This time around, my diligence during the last Echoes summoning banners has served me well.

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Because I already own a Delthea and a Sonya, I’ll be able to make use of the bonuses they provide without having to blow any orbs on this banner. Considering the Hero Fest is more of an area of interest for me right now, that’s certainly nothing to complain about.

Starting with the Reunited at Last event, Bonus allies are now being given more value. When you use them on a team, not only do they get double experience and skill points, they are also going to get extra stat buffs. +4 to attack, defense, resistance and speed as well as a whopping +10 to health.

Not gunna lie, that’s crazy. 10 extra health alone is nothing to sneeze at, and when you add on the rest of the stat buffs there is plenty of incentive for me to use both Delthea and Sonya to breeze through everyone and everything.

Adding that incentive to using the Bonus heroes is great, especially since the extra score multiplier will make it that much easier to score all the prizes. We already know that Clive, who appeared in the most recent Echoes-themed level set, is going to be the unit prize.

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I’m afraid I won’t be able to predict what the Sacred Seal rewards are going to be, however… That’s one of the unfortunate detriments to doing this preemptively.

Using the Bonus heroes more won’t be the only way Intelligent Systems has increased the chances of getting the rewards this time around. One of the other changes implemented will make the first two attempts at the Trials each day worth triple their overall score. On top of that, they’re adding lower level units to the normal difficulty runs, and although that doesn’t apply to me I do appreciate the attempt to make completing runs easier for new players.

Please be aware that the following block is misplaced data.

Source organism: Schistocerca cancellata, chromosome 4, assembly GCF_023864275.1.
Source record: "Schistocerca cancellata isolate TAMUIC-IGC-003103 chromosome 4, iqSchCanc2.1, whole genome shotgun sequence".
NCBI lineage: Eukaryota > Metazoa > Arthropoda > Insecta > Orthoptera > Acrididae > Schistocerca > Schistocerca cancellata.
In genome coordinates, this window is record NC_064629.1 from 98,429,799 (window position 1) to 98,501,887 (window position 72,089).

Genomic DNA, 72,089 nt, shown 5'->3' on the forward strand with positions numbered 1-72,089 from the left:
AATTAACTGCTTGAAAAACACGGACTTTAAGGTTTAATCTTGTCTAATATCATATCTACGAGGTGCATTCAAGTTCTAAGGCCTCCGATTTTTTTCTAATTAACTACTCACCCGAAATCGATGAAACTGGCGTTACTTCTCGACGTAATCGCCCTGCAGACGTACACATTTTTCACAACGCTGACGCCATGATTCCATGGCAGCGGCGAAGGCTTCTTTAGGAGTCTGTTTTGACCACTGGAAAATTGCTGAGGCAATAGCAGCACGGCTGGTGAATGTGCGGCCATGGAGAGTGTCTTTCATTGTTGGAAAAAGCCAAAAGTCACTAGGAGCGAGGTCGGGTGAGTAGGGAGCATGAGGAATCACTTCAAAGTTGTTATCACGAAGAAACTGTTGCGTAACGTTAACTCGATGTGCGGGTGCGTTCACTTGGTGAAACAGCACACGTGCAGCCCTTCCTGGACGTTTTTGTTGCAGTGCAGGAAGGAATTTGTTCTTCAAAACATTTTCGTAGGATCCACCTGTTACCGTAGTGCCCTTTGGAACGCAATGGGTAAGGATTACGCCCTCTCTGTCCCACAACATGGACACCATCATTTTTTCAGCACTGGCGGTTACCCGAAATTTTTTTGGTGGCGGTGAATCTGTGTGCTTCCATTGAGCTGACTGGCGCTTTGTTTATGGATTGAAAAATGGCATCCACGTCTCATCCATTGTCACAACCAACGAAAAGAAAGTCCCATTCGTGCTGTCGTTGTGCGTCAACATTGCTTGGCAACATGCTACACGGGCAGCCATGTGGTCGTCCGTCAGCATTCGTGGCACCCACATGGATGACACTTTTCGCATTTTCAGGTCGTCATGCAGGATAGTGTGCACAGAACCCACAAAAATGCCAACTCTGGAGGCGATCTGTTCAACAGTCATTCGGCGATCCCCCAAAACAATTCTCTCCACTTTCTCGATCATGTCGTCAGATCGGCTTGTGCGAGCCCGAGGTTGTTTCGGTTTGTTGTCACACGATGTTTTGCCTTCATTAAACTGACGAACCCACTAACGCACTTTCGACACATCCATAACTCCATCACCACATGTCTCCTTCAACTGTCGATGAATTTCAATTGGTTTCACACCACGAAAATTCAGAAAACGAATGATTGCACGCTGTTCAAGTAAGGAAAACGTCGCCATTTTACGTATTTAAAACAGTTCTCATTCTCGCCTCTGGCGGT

Ties in well with the Starter Support event, after all.

The only other big change to the Trials will be the addition of a continuous auto battle function. Due to the tedious nature of slogging through tons of runs at the event in the past, this change is really valuable to make a casual experience out of grinding. That casual approach might not be the best considering you could lose more easily, but still. I can certainly see myself using it just to rack up points without needing to be too attentive.

That’s about all I’m about to talk about regarding the next Tempest Trials. Like I said before, I won’t be able to predict the Sacred Seals, the special final battle map or how everything is going to tie into the overarching storyline of the Tempest (other than the fact that Alm and Celica will be reunited, obviously) due to the fact that I’m writing this before the event takes place.

If there winds up being something significant I see that I desperately want to mention, maybe I’ll put something out here for it. Otherwise, those details might just become a small mention in a later post.



Alright so let me be honest, I’m a little burnt out right now. I’ve had a couple long days in a row on account of Daily Titan orientation and I probably stayed up a little too late writing this, so I’m going to make my conclusion here nice and simple.

You’ve already read like 3,100 words, so you deserve to be spared of my tyranny.

Out of the three facets I discussed in this post – the Starter Support event, the 1.6 update and the Tempest Trials – which do you think provides the coolest things to the game? Obviously one option technically adds more than the rest, but each do have their own individual focuses and merits as far as helping players and fans, improving the inner and outer workings of the game as a whole and providing more fun challenges in the game.

Let me know in the comments down below, and I’ll see you again probably in the next couple days as I talk a bit less about video games and a bit more about my life outside the digital domain.

Tempest Trials, take two

Tempest Trials, take two

I warned you all that this would be coming today.

The Tempest Trials have returned in Fire Emblem Heroes, and this time they’re based in the land of Valentia, home of Fire Emblem Gaiden and its remake Fire Emblem Echoes.